This is the report from a BSPP MSc/MRes Bursary.
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My journey while undertaking the plant pathology study was interesting and quite insightful. I undertook a project which aimed at determining the effects of interactions between two woodiness disease causing pathogens in Kenya. This work enabled me to interact with the farmers and understand the issues hindering production. In addition, I was able to interact with other scientist in my field whom we had a common interest of improving livelihood and food security through crop protection.
Passion fruits is a high income generating horticultural crop in Kenya, which is grown to generate a source of livelihood by the small scale farmers. However, this fruit production has been hampered by viruses causing woodiness disease. This disease makes the fruit inedible because it hardens the outer covering (pericarp), in the field woodiness disease is characterised by distortion of the leaves, clearing of the veins, and yellowing of the plant accompanied by “woodiness” of the fruit. Approximately 90 % loss of total production is attributed to this disease. In East Africa, woodiness disease is caused by three viruses known as passion fruit woodiness virus, cowpea aphid borne mosaic virus, and Uganda passiflora virus. Effects of mixed infection of these viruses had never been documented.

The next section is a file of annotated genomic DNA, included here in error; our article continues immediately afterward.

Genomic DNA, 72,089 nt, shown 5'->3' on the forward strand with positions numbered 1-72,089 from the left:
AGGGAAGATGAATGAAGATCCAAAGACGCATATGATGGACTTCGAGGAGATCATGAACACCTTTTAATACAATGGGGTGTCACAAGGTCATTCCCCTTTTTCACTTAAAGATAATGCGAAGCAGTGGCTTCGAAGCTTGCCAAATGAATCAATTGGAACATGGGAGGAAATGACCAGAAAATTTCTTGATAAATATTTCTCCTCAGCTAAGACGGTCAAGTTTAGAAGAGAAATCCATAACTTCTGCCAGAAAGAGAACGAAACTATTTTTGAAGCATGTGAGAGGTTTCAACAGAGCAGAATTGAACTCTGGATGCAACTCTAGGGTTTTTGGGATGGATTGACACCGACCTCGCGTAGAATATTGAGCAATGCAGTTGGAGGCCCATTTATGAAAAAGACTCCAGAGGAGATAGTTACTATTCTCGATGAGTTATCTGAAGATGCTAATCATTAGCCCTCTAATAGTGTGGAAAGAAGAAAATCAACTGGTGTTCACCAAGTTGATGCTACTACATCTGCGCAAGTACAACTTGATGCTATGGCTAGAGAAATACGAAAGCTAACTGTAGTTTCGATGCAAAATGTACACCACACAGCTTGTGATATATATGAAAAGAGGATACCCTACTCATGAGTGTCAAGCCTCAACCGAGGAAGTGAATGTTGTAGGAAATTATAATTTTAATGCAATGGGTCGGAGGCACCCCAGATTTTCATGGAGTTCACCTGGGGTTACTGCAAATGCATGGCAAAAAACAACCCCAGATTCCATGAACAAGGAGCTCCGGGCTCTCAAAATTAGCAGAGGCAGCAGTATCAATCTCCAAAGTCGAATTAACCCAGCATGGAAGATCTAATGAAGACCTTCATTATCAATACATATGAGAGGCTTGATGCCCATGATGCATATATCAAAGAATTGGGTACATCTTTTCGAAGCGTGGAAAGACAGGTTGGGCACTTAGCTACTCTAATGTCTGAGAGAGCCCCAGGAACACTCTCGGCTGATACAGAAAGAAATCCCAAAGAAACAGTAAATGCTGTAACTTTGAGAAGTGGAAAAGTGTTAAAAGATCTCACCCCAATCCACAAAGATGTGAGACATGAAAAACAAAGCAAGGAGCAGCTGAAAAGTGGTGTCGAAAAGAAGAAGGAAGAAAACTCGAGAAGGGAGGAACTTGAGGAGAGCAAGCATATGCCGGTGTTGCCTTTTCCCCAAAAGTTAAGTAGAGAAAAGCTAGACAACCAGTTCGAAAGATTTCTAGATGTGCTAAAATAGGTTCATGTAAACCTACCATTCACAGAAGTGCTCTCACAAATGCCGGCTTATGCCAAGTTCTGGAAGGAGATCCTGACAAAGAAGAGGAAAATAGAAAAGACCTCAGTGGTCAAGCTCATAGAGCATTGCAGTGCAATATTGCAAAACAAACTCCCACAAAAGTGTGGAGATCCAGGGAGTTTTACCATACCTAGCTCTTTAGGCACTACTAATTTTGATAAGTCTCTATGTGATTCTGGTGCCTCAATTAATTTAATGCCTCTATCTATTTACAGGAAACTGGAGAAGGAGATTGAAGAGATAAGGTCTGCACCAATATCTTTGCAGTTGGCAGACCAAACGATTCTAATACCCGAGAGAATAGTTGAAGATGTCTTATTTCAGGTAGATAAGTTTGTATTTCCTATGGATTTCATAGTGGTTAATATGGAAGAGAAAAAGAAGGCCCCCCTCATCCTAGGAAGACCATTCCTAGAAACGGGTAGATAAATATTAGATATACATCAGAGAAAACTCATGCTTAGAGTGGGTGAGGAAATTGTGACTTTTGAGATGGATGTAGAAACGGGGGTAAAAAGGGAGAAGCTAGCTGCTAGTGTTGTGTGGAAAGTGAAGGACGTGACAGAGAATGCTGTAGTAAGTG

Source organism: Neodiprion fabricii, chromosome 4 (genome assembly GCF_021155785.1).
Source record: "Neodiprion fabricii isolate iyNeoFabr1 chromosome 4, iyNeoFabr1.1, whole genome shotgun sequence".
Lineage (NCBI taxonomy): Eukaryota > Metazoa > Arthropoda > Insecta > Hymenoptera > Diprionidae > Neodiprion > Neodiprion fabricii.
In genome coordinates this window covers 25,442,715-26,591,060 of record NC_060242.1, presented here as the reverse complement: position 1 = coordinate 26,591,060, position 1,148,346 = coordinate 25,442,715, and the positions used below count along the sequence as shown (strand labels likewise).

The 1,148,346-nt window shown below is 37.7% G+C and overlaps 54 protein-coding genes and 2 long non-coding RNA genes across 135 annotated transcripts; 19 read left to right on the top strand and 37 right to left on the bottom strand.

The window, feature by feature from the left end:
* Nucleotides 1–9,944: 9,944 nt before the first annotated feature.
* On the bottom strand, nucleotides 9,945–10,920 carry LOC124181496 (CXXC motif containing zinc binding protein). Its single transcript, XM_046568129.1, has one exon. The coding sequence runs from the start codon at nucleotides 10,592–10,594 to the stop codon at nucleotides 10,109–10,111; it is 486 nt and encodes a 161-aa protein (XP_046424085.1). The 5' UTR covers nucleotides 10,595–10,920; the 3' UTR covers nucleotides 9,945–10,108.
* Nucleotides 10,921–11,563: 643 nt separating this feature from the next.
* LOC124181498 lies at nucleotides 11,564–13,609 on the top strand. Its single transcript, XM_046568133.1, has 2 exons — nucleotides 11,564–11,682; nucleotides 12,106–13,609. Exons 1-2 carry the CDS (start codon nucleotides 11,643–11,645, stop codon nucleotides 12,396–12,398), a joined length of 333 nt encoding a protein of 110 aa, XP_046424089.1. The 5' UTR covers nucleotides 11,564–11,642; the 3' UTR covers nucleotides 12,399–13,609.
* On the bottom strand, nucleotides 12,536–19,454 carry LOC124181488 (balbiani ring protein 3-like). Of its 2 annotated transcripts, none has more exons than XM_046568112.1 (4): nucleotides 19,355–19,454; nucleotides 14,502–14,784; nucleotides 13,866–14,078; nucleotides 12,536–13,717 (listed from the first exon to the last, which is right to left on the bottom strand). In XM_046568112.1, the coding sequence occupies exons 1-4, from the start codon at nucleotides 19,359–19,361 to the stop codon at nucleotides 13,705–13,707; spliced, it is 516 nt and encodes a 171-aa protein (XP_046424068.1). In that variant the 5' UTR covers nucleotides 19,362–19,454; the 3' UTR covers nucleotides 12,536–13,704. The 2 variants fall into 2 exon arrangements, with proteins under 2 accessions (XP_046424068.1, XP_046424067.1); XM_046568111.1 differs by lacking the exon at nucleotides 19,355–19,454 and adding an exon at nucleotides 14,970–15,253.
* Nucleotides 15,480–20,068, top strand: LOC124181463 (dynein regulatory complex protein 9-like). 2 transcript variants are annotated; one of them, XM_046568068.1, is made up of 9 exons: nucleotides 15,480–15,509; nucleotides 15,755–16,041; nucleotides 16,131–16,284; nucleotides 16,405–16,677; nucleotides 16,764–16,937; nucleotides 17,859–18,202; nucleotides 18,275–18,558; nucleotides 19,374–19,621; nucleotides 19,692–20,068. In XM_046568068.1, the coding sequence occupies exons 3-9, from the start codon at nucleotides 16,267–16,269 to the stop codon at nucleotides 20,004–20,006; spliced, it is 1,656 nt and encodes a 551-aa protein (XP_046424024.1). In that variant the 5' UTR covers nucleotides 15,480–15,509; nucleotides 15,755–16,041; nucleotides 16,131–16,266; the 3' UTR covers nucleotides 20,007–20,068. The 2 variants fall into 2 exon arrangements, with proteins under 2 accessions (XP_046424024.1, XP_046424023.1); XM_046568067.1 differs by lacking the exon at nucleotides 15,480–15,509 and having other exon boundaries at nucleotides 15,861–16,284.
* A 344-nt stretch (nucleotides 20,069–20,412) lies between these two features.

One or two virus can infect the same plant at a particular time to cause infection. In some cases, these viruses may combine to form a new virus, which is more severe. For example, Maize lethal necrotic disease is a combination of Maize Chlorotic Mottle Virus and Wheat Streak Mosaic viruses, which results to 90% crop loss. In 2012, maize worth about $52 million were lost during this disease outbreak in Kenya. Just like in the case of maize, the type of viruses causing woodiness disease in passion fruits may have combined to form a more harmful virus, which is currently causing decline in production.
Currently, woodiness disease is widespread in all passion fruit growing areas countrywide. However, in some fields the disease appearance differs in regards to disease severity and visible symptoms from the commonly known type of virus. For this reason, this research was conducted to ascertain whether a new virus or virus strain causing woodiness disease has developed. In addition, the effects of interaction between the two isolates was investigated. In addition, transmission mechanism of the newly isolated virus was ascertained. The commonly known virus type was labelled isolate 1 while the unknown one was labelled isolate 2.